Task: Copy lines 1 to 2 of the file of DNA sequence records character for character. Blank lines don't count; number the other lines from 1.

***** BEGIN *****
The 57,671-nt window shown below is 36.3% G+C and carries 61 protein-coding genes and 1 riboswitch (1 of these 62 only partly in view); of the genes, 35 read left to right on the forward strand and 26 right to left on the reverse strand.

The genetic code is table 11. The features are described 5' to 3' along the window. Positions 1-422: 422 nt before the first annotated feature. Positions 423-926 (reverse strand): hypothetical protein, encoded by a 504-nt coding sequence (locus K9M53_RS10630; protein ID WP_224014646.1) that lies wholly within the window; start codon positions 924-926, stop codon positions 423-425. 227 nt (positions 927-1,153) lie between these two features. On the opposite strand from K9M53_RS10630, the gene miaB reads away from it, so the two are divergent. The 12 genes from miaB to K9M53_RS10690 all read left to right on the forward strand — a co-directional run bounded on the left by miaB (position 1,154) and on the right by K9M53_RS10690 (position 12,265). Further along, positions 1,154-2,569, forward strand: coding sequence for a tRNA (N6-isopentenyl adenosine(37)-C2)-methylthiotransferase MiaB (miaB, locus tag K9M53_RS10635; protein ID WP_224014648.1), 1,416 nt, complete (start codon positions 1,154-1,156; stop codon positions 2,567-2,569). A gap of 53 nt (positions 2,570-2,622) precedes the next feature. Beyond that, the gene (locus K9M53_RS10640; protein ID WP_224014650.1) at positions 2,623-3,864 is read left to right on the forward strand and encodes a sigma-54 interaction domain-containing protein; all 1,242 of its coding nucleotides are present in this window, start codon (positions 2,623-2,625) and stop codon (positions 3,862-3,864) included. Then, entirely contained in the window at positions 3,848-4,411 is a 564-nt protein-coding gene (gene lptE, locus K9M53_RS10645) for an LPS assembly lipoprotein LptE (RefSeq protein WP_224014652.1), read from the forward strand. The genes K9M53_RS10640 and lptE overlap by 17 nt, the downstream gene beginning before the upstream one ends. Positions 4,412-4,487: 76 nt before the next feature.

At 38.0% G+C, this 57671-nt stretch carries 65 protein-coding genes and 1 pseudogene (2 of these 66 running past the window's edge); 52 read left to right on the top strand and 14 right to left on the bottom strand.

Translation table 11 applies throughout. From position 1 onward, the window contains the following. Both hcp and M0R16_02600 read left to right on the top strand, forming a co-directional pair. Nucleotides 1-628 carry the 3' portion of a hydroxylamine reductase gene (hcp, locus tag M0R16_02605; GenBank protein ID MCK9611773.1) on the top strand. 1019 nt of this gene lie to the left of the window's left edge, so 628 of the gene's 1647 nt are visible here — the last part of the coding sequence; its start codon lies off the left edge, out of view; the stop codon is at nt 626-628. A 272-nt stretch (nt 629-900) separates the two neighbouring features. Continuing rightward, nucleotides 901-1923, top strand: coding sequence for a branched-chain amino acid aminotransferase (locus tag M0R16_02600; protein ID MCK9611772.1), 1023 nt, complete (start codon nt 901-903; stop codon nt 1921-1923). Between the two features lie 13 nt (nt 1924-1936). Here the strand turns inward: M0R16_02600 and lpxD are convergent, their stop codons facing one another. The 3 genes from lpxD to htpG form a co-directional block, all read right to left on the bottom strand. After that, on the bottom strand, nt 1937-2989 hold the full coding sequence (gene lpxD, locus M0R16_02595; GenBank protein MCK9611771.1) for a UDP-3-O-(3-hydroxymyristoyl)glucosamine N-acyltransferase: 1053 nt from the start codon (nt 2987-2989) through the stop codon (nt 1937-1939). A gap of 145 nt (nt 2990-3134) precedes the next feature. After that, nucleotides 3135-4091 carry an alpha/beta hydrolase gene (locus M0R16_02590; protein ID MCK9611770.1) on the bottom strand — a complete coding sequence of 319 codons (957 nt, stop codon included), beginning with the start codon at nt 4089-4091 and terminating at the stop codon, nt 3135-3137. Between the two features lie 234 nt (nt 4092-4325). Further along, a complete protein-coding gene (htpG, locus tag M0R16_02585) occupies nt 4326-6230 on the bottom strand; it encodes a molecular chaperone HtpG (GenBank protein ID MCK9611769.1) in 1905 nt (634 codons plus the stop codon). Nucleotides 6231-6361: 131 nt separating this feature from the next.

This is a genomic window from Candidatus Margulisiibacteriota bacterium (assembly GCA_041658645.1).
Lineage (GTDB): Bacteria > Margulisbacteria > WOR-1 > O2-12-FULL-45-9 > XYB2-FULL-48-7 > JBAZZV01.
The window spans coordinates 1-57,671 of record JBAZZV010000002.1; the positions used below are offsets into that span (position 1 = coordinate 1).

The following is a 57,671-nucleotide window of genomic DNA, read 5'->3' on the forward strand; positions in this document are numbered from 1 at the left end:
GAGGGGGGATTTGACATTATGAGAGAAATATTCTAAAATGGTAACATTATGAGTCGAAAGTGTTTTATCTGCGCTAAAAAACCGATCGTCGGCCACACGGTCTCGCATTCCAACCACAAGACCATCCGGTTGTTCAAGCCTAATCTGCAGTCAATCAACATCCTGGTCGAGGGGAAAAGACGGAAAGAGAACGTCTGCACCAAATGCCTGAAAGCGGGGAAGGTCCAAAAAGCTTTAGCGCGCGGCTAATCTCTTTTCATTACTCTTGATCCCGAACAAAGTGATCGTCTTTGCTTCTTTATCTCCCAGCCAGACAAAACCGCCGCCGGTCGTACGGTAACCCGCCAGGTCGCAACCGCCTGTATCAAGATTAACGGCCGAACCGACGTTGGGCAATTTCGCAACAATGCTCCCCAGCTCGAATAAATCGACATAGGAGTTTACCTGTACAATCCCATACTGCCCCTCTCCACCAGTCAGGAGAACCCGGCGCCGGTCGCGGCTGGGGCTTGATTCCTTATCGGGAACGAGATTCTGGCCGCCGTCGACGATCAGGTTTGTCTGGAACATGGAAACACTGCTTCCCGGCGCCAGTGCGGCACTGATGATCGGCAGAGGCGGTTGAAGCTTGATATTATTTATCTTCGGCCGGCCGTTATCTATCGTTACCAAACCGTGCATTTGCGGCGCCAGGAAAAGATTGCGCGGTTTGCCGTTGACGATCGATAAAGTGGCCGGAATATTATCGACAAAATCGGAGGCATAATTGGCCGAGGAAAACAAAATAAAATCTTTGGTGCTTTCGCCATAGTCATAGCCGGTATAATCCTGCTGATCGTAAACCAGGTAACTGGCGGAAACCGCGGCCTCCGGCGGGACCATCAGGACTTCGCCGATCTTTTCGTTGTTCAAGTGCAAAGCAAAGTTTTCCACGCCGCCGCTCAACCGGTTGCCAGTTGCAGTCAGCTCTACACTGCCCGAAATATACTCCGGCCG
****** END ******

The 57,671-nt window shown below is 36.3% G+C and carries 61 protein-coding genes and 1 riboswitch (1 of these 62 only partly in view); of the genes, 35 read left to right on the forward strand and 26 right to left on the reverse strand.

The genetic code is table 11. The features are described 5' to 3' along the window. Positions 1-422: 422 nt before the first annotated feature. Positions 423-926 (reverse strand): hypothetical protein, encoded by a 504-nt coding sequence (locus K9M53_RS10630; protein ID WP_224014646.1) that lies wholly within the window; start codon positions 924-926, stop codon positions 423-425. 227 nt (positions 927-1,153) lie between these two features. On the opposite strand from K9M53_RS10630, the gene miaB reads away from it, so the two are divergent. The 12 genes from miaB to K9M53_RS10690 all read left to right on the forward strand — a co-directional run bounded on the left by miaB (position 1,154) and on the right by K9M53_RS10690 (position 12,265). Further along, positions 1,154-2,569, forward strand: coding sequence for a tRNA (N6-isopentenyl adenosine(37)-C2)-methylthiotransferase MiaB (miaB, locus tag K9M53_RS10635; protein ID WP_224014648.1), 1,416 nt, complete (start codon positions 1,154-1,156; stop codon positions 2,567-2,569). A gap of 53 nt (positions 2,570-2,622) precedes the next feature. Beyond that, the gene (locus K9M53_RS10640; protein ID WP_224014650.1) at positions 2,623-3,864 is read left to right on the forward strand and encodes a sigma-54 interaction domain-containing protein; all 1,242 of its coding nucleotides are present in this window, start codon (positions 2,623-2,625) and stop codon (positions 3,862-3,864) included. Then, entirely contained in the window at positions 3,848-4,411 is a 564-nt protein-coding gene (gene lptE, locus K9M53_RS10645) for an LPS assembly lipoprotein LptE (RefSeq protein WP_224014652.1), read from the forward strand. The genes K9M53_RS10640 and lptE overlap by 17 nt, the downstream gene beginning before the upstream one ends. Positions 4,412-4,487: 76 nt before the next feature.